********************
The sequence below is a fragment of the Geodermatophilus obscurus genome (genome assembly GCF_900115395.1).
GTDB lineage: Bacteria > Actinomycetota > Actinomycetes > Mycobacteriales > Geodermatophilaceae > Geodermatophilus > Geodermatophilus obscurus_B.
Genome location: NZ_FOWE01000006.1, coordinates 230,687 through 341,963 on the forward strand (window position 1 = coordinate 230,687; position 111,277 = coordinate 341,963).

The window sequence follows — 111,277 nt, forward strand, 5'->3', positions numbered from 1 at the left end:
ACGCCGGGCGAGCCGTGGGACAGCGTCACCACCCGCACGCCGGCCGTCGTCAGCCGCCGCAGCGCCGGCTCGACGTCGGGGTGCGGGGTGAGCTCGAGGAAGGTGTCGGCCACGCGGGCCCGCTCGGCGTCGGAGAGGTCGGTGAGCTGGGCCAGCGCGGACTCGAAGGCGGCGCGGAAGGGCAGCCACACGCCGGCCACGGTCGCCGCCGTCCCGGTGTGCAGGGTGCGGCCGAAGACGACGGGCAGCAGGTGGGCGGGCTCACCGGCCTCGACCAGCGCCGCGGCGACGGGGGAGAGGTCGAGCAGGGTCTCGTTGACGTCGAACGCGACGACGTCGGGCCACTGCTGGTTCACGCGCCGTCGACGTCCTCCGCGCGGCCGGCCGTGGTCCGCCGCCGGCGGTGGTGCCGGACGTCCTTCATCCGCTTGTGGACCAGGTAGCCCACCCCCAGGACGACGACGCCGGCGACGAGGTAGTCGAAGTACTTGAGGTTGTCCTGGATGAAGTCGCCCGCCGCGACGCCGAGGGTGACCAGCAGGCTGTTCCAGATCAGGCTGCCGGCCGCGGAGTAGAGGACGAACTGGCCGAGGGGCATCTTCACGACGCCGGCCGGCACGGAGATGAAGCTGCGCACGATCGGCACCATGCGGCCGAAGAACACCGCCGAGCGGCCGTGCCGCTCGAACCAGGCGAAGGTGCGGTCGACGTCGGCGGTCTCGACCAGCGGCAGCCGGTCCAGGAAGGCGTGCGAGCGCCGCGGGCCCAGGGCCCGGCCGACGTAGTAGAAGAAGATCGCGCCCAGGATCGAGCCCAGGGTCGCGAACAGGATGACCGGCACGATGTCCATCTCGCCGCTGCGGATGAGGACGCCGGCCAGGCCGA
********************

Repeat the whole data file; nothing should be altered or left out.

The sequence below is a fragment of the Geodermatophilus obscurus genome (genome assembly GCF_900115395.1).
GTDB lineage: Bacteria > Actinomycetota > Actinomycetes > Mycobacteriales > Geodermatophilaceae > Geodermatophilus > Geodermatophilus obscurus_B.
Genome location: NZ_FOWE01000006.1, coordinates 230,687 through 341,963 on the forward strand (window position 1 = coordinate 230,687; position 111,277 = coordinate 341,963).

The window sequence follows — 111,277 nt, forward strand, 5'->3', positions numbered from 1 at the left end:
ACGCCGGGCGAGCCGTGGGACAGCGTCACCACCCGCACGCCGGCCGTCGTCAGCCGCCGCAGCGCCGGCTCGACGTCGGGGTGCGGGGTGAGCTCGAGGAAGGTGTCGGCCACGCGGGCCCGCTCGGCGTCGGAGAGGTCGGTGAGCTGGGCCAGCGCGGACTCGAAGGCGGCGCGGAAGGGCAGCCACACGCCGGCCACGGTCGCCGCCGTCCCGGTGTGCAGGGTGCGGCCGAAGACGACGGGCAGCAGGTGGGCGGGCTCACCGGCCTCGACCAGCGCCGCGGCGACGGGGGAGAGGTCGAGCAGGGTCTCGTTGACGTCGAACGCGACGACGTCGGGCCACTGCTGGTTCACGCGCCGTCGACGTCCTCCGCGCGGCCGGCCGTGGTCCGCCGCCGGCGGTGGTGCCGGACGTCCTTCATCCGCTTGTGGACCAGGTAGCCCACCCCCAGGACGACGACGCCGGCGACGAGGTAGTCGAAGTACTTGAGGTTGTCCTGGATGAAGTCGCCCGCCGCGACGCCGAGGGTGACCAGCAGGCTGTTCCAGATCAGGCTGCCGGCCGCGGAGTAGAGGACGAACTGGCCGAGGGGCATCTTCACGACGCCGGCCGGCACGGAGATGAAGCTGCGCACGATCGGCACCATGCGGCCGAAGAACACCGCCGAGCGGCCGTGCCGCTCGAACCAGGCGAAGGTGCGGTCGACGTCGGCGGTCTCGACCAGCGGCAGCCGGTCCAGGAAGGCGTGCGAGCGCCGCGGGCCCAGGGCCCGGCCGACGTAGTAGAAGAAGATCGCGCCCAGGATCGAGCCCAGGGTCGCGAACAGGATGACCGGCACGATGTCCATCTCGCCGCTGCGGATGAGGACGCCGGCCAGGCCGA